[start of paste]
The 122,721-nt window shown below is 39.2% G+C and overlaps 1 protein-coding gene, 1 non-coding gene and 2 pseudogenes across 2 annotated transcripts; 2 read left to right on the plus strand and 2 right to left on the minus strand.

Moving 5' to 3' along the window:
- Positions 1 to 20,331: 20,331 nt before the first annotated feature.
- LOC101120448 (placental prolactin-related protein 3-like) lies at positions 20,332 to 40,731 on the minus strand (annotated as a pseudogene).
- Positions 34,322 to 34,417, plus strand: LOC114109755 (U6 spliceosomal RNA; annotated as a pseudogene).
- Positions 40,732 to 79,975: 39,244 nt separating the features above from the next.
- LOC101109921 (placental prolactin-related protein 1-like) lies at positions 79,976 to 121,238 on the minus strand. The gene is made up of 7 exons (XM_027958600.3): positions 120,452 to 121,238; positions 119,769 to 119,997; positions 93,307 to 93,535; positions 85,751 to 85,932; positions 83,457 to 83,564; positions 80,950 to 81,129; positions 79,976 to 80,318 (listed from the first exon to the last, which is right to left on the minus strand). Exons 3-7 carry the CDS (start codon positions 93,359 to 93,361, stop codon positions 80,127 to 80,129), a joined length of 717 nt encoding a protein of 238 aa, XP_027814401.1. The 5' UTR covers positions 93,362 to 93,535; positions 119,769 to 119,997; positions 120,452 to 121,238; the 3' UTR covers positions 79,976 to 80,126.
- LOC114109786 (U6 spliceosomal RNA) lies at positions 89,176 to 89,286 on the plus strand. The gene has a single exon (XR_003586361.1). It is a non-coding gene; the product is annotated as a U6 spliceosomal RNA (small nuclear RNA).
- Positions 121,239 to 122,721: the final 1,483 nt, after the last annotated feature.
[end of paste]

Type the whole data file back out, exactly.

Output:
The 122,721-nt window shown below is 39.2% G+C and overlaps 1 protein-coding gene, 1 non-coding gene and 2 pseudogenes across 2 annotated transcripts; 2 read left to right on the plus strand and 2 right to left on the minus strand.

Moving 5' to 3' along the window:
- Positions 1 to 20,331: 20,331 nt before the first annotated feature.
- LOC101120448 (placental prolactin-related protein 3-like) lies at positions 20,332 to 40,731 on the minus strand (annotated as a pseudogene).
- Positions 34,322 to 34,417, plus strand: LOC114109755 (U6 spliceosomal RNA; annotated as a pseudogene).
- Positions 40,732 to 79,975: 39,244 nt separating the features above from the next.
- LOC101109921 (placental prolactin-related protein 1-like) lies at positions 79,976 to 121,238 on the minus strand. The gene is made up of 7 exons (XM_027958600.3): positions 120,452 to 121,238; positions 119,769 to 119,997; positions 93,307 to 93,535; positions 85,751 to 85,932; positions 83,457 to 83,564; positions 80,950 to 81,129; positions 79,976 to 80,318 (listed from the first exon to the last, which is right to left on the minus strand). Exons 3-7 carry the CDS (start codon positions 93,359 to 93,361, stop codon positions 80,127 to 80,129), a joined length of 717 nt encoding a protein of 238 aa, XP_027814401.1. The 5' UTR covers positions 93,362 to 93,535; positions 119,769 to 119,997; positions 120,452 to 121,238; the 3' UTR covers positions 79,976 to 80,126.
- LOC114109786 (U6 spliceosomal RNA) lies at positions 89,176 to 89,286 on the plus strand. The gene has a single exon (XR_003586361.1). It is a non-coding gene; the product is annotated as a U6 spliceosomal RNA (small nuclear RNA).
- Positions 121,239 to 122,721: the final 1,483 nt, after the last annotated feature.